11111111111111111111111111111111111111111111111111111111111111111100000000000000000000000000000000111100001111000011111000111110000000000001111000000000000111100000000000011110000000000001111100001111000000000000111100000000000011110000000000001111000011111000111110000111100001111000000000000111100001111000011110000000000001111100000000000011110000000000001111000011110000111100000000000011111000000000000111100000000000011110000111100001111000011110000000000001111100000000000011110000111100000000000000000000
What happened here ?, for every '1' should be five '1', but only if we assume, that delay works ok and check pin state operation is timeless. But it's not, from above we assume that original shortest state was 400us instead of 500us, of course if you have always five '1' then ignore this tip.

Outputs from IR commands:
init + mute:

11111111111111111111111111111111111111111111111111111111111111111100000000000000000000000000000000111100001111000011111000111110000000000001111000000000000111100000000000011110000000000001111100011111000000000000111100000000000011110000000000001111000011111000111110000111100001111000000000000111100001111000011110000000000001111100000000000011110000000000001111000011110000111100000000000011111000000000000111100000000000011110000111100001111000011110000000000001111100000000000011110000111100000000000000000000

init +VolDown:
11111111111111111111111111111111111111111111111111111111111111111100000000000000000000000000000000111100001111000011111000111110000000000001111000000000000111100000000000011110000000000001111100001111000000000000111100000000000011110000000000001111000011111000111110000111100001111000000000000111100000000000011110000000000001111100000000000011110000000000001111000000000000111100001111000011111000111110000111100001111000011110000111100001111000000000000111110000000000011111000000000000111100000000000000000000

init + On/Off:
11111111111111111111111111111111111111111111111111111111111111111100000000000000000000000000000000111100001111000011111000111110000000000001111000000000000111100000000000011110000000000001111100011111000000000000111100000000000011110000000000001111000011111000111110000111100001111000000000000111100000000000011110000000000001111100000000000011110000000000001111000011110000111100001111000011111000111110000111100001111000011110000000000001111000000000000111110000000000011111000000000000111100000000000000000000

As you can see this message is duplicated like 4 times, this is true, because we set sampling rate to 1/4 shortest logic state. Sampling is helpful to reduce errors, because in this sequence every logic state (1 or 0 sequence) should divide by 4 without the rest.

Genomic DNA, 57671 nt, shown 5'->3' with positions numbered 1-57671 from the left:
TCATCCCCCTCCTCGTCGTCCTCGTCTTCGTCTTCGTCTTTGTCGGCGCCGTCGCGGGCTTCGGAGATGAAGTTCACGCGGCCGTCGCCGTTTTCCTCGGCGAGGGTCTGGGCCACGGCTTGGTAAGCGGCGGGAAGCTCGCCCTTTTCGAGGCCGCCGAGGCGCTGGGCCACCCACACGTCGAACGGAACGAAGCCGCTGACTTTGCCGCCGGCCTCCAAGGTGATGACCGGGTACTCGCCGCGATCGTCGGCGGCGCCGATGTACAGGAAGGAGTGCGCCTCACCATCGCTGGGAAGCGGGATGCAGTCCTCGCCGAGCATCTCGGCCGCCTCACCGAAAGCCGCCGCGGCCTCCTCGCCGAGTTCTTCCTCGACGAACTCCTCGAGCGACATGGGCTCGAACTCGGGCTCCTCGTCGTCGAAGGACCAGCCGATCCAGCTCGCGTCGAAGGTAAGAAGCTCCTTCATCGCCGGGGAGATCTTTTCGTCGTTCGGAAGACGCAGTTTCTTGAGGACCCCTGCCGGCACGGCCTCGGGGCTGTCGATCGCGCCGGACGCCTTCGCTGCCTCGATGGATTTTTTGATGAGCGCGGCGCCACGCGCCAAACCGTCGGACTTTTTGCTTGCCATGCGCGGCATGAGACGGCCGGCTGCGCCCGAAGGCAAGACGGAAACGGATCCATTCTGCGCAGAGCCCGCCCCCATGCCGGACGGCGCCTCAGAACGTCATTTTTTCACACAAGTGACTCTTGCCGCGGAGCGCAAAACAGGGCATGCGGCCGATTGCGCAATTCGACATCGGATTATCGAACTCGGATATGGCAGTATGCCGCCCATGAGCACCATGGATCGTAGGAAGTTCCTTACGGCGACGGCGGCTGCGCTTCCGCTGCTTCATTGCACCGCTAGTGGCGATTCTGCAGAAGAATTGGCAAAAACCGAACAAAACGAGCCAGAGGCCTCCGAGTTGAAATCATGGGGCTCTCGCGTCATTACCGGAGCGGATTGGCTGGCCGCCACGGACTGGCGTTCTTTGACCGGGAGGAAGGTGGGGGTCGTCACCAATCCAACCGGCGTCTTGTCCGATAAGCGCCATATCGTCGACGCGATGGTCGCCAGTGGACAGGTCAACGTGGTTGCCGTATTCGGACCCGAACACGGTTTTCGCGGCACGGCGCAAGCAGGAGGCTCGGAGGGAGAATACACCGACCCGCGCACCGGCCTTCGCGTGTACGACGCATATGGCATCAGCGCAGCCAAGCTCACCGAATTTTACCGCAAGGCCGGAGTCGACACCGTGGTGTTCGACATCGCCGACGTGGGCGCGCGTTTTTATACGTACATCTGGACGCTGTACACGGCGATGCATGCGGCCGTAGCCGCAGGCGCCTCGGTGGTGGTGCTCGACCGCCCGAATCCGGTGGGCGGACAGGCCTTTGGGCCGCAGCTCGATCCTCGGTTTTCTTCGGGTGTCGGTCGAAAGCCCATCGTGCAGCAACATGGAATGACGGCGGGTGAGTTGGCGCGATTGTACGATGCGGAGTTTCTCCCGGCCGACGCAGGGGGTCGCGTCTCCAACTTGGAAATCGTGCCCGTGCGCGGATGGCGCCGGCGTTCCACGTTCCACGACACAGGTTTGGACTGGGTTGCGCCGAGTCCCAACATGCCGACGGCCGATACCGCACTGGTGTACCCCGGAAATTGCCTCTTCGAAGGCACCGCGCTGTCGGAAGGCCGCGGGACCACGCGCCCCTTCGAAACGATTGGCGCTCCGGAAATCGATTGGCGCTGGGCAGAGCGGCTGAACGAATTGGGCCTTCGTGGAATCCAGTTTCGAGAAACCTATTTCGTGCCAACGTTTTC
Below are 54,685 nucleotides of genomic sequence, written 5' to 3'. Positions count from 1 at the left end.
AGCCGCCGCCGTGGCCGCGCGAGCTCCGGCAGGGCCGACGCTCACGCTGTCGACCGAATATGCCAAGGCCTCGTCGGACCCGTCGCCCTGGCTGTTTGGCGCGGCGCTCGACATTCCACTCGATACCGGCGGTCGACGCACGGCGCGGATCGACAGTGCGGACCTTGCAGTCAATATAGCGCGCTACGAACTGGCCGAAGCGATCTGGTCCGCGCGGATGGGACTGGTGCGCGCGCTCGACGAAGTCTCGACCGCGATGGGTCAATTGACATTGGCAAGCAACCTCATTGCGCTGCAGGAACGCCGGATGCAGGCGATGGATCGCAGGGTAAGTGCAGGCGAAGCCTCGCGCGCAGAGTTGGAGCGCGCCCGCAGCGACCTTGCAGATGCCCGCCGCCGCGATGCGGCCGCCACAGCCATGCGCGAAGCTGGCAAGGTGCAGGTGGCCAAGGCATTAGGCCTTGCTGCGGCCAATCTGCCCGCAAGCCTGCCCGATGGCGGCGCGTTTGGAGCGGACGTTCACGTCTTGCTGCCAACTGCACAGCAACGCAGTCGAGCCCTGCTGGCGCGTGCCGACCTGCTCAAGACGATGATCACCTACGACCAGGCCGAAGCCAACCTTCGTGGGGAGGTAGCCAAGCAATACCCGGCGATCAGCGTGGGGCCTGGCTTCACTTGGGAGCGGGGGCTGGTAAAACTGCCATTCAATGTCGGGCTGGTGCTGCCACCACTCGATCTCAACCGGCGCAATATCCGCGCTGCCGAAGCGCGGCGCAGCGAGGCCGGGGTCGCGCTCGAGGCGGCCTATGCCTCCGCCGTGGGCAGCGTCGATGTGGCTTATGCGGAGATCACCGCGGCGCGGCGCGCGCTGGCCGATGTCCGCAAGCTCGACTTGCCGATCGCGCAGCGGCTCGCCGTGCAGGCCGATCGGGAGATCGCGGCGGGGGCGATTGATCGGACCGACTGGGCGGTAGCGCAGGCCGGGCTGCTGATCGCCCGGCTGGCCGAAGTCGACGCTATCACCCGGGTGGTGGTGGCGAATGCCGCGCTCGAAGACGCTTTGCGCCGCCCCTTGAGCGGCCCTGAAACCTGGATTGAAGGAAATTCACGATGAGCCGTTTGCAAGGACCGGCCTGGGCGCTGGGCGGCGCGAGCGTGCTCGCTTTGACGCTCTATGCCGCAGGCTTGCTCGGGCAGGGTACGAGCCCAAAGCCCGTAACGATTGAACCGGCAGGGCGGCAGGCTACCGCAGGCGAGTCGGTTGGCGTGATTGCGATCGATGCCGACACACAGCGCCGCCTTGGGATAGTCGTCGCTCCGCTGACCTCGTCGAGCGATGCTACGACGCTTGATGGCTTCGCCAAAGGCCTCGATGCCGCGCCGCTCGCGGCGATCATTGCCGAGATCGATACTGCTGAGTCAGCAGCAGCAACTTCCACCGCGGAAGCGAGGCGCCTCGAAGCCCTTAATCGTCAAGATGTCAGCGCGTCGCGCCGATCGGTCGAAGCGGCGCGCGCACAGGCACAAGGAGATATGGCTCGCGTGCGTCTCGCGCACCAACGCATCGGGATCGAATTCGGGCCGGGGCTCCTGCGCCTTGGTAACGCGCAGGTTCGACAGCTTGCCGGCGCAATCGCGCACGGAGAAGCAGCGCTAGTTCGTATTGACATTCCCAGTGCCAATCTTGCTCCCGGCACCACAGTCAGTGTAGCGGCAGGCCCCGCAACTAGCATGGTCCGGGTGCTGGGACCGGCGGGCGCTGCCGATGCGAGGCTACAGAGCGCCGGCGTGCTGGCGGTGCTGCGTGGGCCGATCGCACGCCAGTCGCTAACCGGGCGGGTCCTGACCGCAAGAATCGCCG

Perfect timing for our loop will give us '1111' for every original '1' (before sampling) , so errors are easy to detect: '111' and '11111' should be '1'.

Below you can see whole IR sequence after removing errors and bringing it back to original state, that means multiplicated by 4.
mute:

111111111111111100000000101010100010001000100010100010001000101010101000101010001000100010101000100010001010101000100010100000
Now sample rate for this message is 400us.

In next step we have to separate constant fragment from command, you must have many sequences to filter this out. It's better when init sequence will be ending on '0', even if you must move '1' to command sequences.
init:

111111111111111100000000101010100010001000100010100010001000101010101000
In this message, we store only '1' and '0', so we can treat it like bit and put 8 bits in one byte, it's more economic like this.
const unsigned char init[]       = { 0b11111111,  0b11111111,  0b00000000,  0b10101010,  0b00100010,  0b00100010,  0b10001000, 0b10001010, 0b10101000 };
We're ending with two tables, one is the constant sequence which will be send every time, second table contains only dedicated command, like 'mute' or 'VolUp'.
const unsigned char init[]       = { 0b11111111,  0b11111111,  0b00000000,  0b10101010,  0b00100010,  0b00100010,  0b10001000, 0b10001010, 0b10101000 };
const unsigned char mute[]       = { 0b10101000,  0b10001000,  0b10101000,  0b10001000,  0b10101010,  0b00100010,  0b10000000 };

About the delay

Sometimes delay is not set properly, or operations can last longer/shorter than you've assumed, so after you write some code to send IR commands, check them on oscilloscope if they match your device's timing standard.

Send sequences

To send sequence to IR device, you have to remember about your IR carrier frequency (36-38kHz). This could be generated by TimerCounter from your microcontroller.

I'm sending IR sequences, by enabling/disabling timer enable flag, to send 36-38kHz carrier.

Working device and full source code you can find in IR remote emulator with attiny45